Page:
The ACT legislation is slightly different to some of the other States in that neither party has a right to “trigger” a good faith negotiation – but it achieves this in practical terms by preventing a landlord taking action against a tenant unless such negotiations have actually occurred.

Application to certain leases

The declaration applies:

  • to a lease entered into before 7 April 2020;
  • to impacted tenants, being a tenant who:
    • qualifies for the JobKeeper scheme; and
    • has less than $50 million annual turnover for FY18/19; and
  • a lease set out in sections 12(1)-(2)(a)-(b) of the Leases (Commercial and Retail) Act 2001 which relevantly includes:
    • retail premises (except those exceeding 1000 sqm leased to a listed public company or a subsidiary of a listed public company); and
    • small commercial premises (ie less than 300 sqm),

The ACT rent relief legislation excludes premises like warehouse premises and office premises (unless they are for areas less than 300 sqm).


Unless “good faith negotiations” (ie. having regard to the overarching principles of the National Code of Conduct) have taken place, the landlord is restricted from taking certain actions, including:

  • evicting or re-entering;
  • claiming damages;
  • charging penalty interest; and
  • claiming on any lease security (for example, a bond, bank guarantee or director’s guarantees)

in relation to a failure by the tenant during the “prescribed period”:

  • to pay rent, outgoings or other payments; or
  • trade during the required trading hours.

Currently, the prescribed period means from 1 April 2020 to 7 July 2020 (noting that the government guide indicates that this will probably be extended to 30 September 2020).

The legislation is retrospective and applies to termination notices given to tenants on or after 1 April 2020, where these may be able to be contested by the tenant, and a Magistrates Court must not confirm certain terminations unless it is satisfied good faith negotiations have taken place.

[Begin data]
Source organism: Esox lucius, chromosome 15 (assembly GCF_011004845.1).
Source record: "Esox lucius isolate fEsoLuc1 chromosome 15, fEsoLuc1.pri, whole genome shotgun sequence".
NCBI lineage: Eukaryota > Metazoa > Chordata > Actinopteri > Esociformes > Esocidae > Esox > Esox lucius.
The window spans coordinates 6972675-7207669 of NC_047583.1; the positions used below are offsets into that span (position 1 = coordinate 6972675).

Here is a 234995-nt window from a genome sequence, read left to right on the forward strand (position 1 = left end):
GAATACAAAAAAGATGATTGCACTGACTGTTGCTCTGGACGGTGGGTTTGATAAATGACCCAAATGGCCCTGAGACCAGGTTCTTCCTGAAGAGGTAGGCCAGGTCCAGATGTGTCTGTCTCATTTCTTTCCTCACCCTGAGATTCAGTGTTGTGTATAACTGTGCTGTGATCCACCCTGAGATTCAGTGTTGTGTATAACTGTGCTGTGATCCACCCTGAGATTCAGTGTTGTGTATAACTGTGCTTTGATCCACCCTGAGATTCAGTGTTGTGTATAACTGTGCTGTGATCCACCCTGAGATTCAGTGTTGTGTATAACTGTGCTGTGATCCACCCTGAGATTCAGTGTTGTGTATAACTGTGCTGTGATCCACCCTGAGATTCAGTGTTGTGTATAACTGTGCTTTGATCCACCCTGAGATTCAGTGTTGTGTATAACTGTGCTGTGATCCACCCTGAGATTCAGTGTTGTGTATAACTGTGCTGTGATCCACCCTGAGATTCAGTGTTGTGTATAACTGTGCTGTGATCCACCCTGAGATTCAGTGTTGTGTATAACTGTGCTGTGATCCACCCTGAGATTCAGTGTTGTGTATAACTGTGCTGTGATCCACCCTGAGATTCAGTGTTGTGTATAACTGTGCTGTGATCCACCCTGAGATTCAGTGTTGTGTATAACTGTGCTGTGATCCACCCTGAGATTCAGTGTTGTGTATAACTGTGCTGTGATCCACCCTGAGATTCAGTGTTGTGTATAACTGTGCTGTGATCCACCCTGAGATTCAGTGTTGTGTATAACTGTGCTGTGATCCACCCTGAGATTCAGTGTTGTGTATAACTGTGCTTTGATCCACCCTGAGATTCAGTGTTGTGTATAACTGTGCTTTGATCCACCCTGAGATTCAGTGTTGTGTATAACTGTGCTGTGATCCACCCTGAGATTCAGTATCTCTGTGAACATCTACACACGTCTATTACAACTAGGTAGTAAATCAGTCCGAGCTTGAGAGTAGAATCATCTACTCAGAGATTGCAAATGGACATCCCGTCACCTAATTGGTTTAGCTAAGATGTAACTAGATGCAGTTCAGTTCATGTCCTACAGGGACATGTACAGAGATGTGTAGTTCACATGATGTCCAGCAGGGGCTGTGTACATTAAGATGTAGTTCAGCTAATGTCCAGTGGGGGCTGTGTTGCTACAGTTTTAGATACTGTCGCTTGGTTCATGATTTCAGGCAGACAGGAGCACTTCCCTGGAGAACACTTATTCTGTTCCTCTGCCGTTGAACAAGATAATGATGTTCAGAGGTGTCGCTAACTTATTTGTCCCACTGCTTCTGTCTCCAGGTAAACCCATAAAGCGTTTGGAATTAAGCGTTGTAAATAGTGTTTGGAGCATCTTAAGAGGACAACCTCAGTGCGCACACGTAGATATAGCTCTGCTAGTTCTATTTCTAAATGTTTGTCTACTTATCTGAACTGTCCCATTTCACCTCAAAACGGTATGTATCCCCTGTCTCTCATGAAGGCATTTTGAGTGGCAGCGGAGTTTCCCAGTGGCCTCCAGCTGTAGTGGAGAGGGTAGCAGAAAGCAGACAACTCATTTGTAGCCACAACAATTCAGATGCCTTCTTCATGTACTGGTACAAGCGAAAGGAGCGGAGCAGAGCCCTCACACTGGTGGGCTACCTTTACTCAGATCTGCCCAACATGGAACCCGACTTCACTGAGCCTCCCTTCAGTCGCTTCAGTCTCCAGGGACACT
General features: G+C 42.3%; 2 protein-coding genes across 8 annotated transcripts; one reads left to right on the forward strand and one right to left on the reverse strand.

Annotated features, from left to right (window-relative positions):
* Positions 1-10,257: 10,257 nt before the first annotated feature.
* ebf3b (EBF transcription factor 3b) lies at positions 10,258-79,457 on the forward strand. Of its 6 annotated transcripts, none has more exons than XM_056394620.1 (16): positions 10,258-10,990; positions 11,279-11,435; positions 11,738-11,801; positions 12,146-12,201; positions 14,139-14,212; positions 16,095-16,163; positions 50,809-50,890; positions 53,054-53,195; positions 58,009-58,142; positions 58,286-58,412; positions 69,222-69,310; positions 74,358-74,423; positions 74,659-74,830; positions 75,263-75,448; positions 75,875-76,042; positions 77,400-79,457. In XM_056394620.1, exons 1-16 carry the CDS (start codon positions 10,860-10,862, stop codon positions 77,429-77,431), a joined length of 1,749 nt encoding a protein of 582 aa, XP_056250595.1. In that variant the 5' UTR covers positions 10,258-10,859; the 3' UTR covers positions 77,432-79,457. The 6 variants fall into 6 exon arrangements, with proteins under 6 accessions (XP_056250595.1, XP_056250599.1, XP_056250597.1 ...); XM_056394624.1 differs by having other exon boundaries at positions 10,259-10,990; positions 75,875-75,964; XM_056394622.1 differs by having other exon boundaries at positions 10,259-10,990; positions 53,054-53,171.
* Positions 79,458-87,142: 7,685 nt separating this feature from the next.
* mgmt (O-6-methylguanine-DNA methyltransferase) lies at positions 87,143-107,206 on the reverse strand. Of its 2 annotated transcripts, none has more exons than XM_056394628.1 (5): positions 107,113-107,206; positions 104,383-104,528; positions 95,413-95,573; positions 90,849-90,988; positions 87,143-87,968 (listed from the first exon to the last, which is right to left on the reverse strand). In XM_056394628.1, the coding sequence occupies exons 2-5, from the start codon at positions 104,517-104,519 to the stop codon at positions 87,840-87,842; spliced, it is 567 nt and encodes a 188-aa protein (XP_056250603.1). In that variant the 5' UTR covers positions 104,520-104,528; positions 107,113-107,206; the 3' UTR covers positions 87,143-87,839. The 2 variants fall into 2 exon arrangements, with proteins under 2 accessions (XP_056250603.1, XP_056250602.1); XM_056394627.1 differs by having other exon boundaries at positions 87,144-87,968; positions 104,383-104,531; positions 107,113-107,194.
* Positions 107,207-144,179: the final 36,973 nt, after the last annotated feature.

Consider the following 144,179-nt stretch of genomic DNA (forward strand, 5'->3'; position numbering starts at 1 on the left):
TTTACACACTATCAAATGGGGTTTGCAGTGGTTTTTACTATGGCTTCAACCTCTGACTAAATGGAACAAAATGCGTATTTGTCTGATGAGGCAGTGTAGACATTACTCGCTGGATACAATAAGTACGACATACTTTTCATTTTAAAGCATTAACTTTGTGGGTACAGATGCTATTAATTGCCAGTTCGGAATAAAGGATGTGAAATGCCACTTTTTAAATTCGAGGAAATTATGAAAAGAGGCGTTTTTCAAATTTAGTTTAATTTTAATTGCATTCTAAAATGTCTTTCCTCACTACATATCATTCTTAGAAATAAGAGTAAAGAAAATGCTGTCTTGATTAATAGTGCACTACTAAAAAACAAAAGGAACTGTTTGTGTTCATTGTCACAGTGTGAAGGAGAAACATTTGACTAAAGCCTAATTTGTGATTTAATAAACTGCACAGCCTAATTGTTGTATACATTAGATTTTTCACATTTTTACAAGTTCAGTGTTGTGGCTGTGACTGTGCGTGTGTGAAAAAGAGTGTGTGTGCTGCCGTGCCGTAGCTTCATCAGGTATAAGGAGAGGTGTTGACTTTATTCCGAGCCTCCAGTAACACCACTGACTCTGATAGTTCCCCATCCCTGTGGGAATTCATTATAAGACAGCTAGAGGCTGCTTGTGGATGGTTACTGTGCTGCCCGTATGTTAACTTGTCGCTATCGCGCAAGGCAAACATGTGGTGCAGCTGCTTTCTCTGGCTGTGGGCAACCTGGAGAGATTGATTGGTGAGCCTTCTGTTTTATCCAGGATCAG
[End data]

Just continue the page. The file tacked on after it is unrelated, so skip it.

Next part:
However, the restrictions do not apply where:

  • the tenant has agree to the termination notice or action; or
  • good faith negotiations have taken place and the tenant surrenders the lease.


Victoria – COVID-19 – Commercial Leases and Licence Regulation

The COVID-19 Omnibus (Emergency Measures) (Commercial Leases and Licences) Regulations 2020 (“VIC Regulations”) became law on Friday 1 May 2020. The VIC Regulations brings the National Cabinet’s “Mandatory Code of Conduct” (Code) into law in Victoria.

  • The VIC Regulations operate retrospectively from 29 March 2020 to 29 September 2020 (the “relevant period”)
  • The VIC Regulations target an “eligible lease”, that is:
    • a lease/licence that is:
      • in effect on 29 March 2020 (including options to renew in such leases); and
      • being either a ‘retail lease’ (ie lease under the Victorian retail legislation) or a ‘non-retail commercial lease or licence’, but excludes most farming and similar activities. The ambit of the definition of ‘Non-retail commercial lease or licence’ is very broad – applying to most leases/licences including written/unwritten and express/implied agreements and sub-leases and sub-licences, provided the right to occupy the premises is for the sole or predominant purpose of carrying on business at the premises; and
    • where the tenant/licensee, on or after 29 March 2020:
      • has an annual turnover of less than $50M for the current or previous year (including the aggregate turnover of an entity connected with/affiliated with the tenant – within the meaning of sections 328-125 and 328-130 in the Income Tax Assessment Act 1997 (Cth)); and
      • is an employer who qualifies for and also participates in the JobKeeper scheme (eg. a business where turnover drops by 30%).

For simplicity, in this summary we have use the terms “tenant”, “rent” and “lease”, despite the fact that the VIC Regulations apply to both leases/licences and tenants/licensees.

  • The VIC Regulations state that a failure to pay rent during the relevant period is not a breach of the lease, if the tenant either:
    • requests rent relief in accordance with process set out the VIC Regulations, including providing the required statements/information and participating properly in the negotiation process (Rent Negotiation) regardless of whether or not parties reach agreement; or